Michiel Heyns has fast become one of South Africa’s best novelists. His latest book, Lost Ground, is perhaps one of the finest to have been published in the last few years. Well-written, engaging and almost perfectly paced the book stands above many of its coeval. To be sure, it comes out of a genre of writing that is almost entirely South African; its description of South Africa’s social and spatial peculiarities will be familiar to readers of South African literature. And issues of identity and belonging are never far from the writer’s thoughts. Yet unlike the prosaic unblinking engagements with place, people and emotion of the Coetzees, Gordimers and Gulguts, which at times Heyns comes close to, Lost Ground’s narrative is happily subject to sudden comical outbursts. Although one could never label it a humorous novel it does escape those austere, one might almost say Calvinist, texts that populated South Africa’s literature.
Like many recently published novels, Lost Ground takes the form of a crime novel. The narrator Peter Jacobs returns to South Africa to investigate the murder of his cousin in the small town of Alfredville in the Little Karoo – the place where he grew up. His cousin, a university educated ‘bright young thing’ of the dorp, had returned for what looked like a short stay before going onto better things. However, much to the chagrin of her parents and most of the other whites, she stayed on and ended up marrying Hector Williams, who is a coloured, an ANC struggle hero and the head of the district’s police.
Having left the country in 1988, to avoid conscription, Jacobs has returned infrequently and admits to having had little interest in the country’s development post-apartheid. This is until he is taken with the idea of writing a ‘state of the nation’ piece for The New Yorker using the circumstances of his cousin’s death as a heuristic. He has been informed that she was killed by her husband in the mist of a jealous rage and feels, to begin with, that the story may have some resonance with Othello.
Jacobs, however, finds many surprises awaiting him. Not least is that his old friend and first ‘misunderstood’ love, Bennie, has returned to the town as well and is now, seemingly, happily married with a wife and two children. The twist and turns of Jacobs’ investigation is an accurate and extremely well observed representation of small town South Africa. The overt racial prejudice that is so openly expressed, the confused engagement of some with the ‘new South Africa’ and the perennial dusty indigent township, umbilicaled to its white matriarch, are marvelously rendered.
The only thing that might be questioned about Heyns’s portrayal of Alfredville is that almost all the men living in this reactionary Karroo dorp are gay. The vet, the hotel owner, the hotel owner’s assistant, his old friend Bennie and every male member of the Retief family are all homosexuals. However, such is Heyns’s narrative gift that one hardly notices this unusual demographic. But there is one question that can’t be so easily brushed aside. This is, why a well-known struggle hero, held by the ANC in high regard, would end up the police commander of a one-horse town like Alfredville?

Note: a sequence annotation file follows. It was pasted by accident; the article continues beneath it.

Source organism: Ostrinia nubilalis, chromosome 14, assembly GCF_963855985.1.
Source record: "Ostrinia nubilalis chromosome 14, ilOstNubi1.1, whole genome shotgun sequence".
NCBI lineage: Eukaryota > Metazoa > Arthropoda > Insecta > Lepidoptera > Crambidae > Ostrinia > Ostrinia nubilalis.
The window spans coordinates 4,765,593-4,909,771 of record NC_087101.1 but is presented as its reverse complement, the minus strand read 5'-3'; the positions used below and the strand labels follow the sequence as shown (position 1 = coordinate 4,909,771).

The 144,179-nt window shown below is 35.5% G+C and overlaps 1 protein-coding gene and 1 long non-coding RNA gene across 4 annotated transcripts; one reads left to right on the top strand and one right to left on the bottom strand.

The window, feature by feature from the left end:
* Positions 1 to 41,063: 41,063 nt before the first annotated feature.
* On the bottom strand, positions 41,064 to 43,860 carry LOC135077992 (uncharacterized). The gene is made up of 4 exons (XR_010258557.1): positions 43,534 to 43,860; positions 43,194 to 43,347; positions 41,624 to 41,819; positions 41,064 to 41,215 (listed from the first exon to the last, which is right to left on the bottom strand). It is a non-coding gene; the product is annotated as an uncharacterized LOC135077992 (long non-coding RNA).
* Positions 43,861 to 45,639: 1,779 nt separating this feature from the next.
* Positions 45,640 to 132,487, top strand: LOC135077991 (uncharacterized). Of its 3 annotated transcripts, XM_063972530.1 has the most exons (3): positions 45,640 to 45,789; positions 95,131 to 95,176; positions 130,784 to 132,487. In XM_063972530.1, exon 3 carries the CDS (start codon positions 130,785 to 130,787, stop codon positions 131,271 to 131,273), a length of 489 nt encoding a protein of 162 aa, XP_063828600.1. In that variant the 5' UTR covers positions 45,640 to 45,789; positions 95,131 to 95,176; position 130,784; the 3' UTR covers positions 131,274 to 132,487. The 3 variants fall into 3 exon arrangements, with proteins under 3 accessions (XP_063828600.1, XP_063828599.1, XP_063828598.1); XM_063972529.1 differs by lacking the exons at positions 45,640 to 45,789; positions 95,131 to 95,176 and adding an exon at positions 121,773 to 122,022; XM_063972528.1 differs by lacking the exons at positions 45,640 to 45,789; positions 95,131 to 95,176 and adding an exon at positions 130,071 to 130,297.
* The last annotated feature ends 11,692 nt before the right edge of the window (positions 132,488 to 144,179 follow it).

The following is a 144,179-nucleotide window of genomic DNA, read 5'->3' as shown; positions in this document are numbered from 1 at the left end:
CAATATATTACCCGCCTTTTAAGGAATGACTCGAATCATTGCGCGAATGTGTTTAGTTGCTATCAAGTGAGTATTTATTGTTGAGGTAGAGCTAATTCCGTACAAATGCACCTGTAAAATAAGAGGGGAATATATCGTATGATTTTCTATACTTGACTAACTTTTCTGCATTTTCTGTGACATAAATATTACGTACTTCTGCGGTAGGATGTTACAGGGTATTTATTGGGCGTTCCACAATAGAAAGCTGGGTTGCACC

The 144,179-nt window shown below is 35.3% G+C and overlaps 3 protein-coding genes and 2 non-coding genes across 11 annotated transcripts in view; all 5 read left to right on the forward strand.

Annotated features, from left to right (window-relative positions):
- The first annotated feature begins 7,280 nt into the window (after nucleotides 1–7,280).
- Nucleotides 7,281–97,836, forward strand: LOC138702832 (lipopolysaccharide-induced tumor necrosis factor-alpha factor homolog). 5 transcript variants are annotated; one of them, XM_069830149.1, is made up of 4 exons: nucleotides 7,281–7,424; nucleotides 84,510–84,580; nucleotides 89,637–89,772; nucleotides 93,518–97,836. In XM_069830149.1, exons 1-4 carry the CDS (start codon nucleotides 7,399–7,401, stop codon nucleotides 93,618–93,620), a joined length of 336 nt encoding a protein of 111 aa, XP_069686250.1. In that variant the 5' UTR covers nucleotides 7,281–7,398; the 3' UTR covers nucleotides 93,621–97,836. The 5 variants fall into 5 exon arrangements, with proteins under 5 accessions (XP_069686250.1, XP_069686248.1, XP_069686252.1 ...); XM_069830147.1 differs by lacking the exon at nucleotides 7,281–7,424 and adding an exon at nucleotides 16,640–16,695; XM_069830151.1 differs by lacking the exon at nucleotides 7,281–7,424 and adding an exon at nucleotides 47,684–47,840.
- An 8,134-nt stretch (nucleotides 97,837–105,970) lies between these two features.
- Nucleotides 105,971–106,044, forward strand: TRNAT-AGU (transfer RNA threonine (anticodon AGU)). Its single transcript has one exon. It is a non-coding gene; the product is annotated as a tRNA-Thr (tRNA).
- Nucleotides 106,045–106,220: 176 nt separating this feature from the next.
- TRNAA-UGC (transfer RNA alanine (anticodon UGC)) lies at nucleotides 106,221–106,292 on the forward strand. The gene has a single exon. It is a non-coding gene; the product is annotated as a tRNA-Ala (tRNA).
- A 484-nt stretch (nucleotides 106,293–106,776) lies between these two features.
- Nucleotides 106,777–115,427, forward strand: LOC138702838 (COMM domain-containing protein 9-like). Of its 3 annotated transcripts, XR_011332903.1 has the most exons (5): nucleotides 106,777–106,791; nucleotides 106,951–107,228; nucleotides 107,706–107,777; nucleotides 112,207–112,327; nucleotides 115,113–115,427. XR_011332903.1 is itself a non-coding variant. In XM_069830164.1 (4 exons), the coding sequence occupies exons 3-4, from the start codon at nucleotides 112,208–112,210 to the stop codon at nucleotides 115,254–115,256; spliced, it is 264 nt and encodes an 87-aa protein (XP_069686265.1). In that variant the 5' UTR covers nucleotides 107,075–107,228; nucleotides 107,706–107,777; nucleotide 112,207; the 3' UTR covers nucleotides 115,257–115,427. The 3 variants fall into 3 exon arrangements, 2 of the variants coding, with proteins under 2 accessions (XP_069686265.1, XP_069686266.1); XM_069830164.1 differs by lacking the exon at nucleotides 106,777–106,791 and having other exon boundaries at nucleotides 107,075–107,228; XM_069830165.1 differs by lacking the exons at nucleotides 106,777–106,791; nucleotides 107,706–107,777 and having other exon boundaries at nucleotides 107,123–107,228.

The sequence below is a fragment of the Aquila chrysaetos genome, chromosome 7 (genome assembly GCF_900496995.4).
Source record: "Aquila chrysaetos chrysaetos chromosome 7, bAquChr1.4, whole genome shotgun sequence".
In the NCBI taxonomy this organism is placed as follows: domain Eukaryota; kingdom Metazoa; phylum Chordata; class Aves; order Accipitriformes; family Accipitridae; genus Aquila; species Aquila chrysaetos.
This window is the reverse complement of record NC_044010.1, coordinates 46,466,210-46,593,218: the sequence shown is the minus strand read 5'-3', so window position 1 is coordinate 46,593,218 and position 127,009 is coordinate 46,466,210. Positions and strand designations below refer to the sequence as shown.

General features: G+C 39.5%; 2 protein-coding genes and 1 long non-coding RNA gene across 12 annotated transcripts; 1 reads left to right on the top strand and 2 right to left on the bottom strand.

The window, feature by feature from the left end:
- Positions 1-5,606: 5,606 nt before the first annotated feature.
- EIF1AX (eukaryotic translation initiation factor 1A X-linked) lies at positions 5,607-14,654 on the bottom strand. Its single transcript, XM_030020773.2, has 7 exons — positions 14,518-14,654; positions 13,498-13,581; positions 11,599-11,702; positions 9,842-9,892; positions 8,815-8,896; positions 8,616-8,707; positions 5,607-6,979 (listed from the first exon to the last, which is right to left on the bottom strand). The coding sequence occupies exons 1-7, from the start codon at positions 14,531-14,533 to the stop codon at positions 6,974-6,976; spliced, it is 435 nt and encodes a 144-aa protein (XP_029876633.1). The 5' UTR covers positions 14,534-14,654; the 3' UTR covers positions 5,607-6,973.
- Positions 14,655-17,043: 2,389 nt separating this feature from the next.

This unusual ANC ‘deployment’ is confirmed when Bennie, Peter’s ex-lover, who takes on the role of acting commander, bemoans that it is a dead end job in a dead end dorp. There may, however, be several reasons for this that have little to do with plausibility and all to do with the Heyns’ plot and his verdict on the country. One is that Bennie foresees his replacement and we are shown that the tragedy of Bennie’s life has never really been of his own making. Forced into conscription under the old regime, Bennie now knows that he will always remain a subaltern because of his white skin and this realization partly explains what happens to him. But there is another agenda here that is equally political surrounding Williams’ past. He is in many ways the analogue of Robert MacBride, a struggle hero who had the blood of innocents on his hands. This not only fits with the plot but also questions the notion of ideal justice and its relevance in contemporary South Africa. Heyns seems to subtly question whether certain notions of justice have any place in a country where almost every person is tainted with either a moral or an actual crime. find
This all forms part of Peter Jacobs’ sense of the rootless alienation, of someone who has tried to find an undiscoverable path through the labyrinth. South Africa’s identity, Heyns seems to suggest, is one that defies any single rational explanation and defies a normative understanding. Jacobs, on his road to discovery, finds to his confusion that he, like South Africa, is an entity with lost and confused ideals. With echoes of Alain Fournier, Heyns sees the simple black and white of Jacobs’ childhood as a lost domain.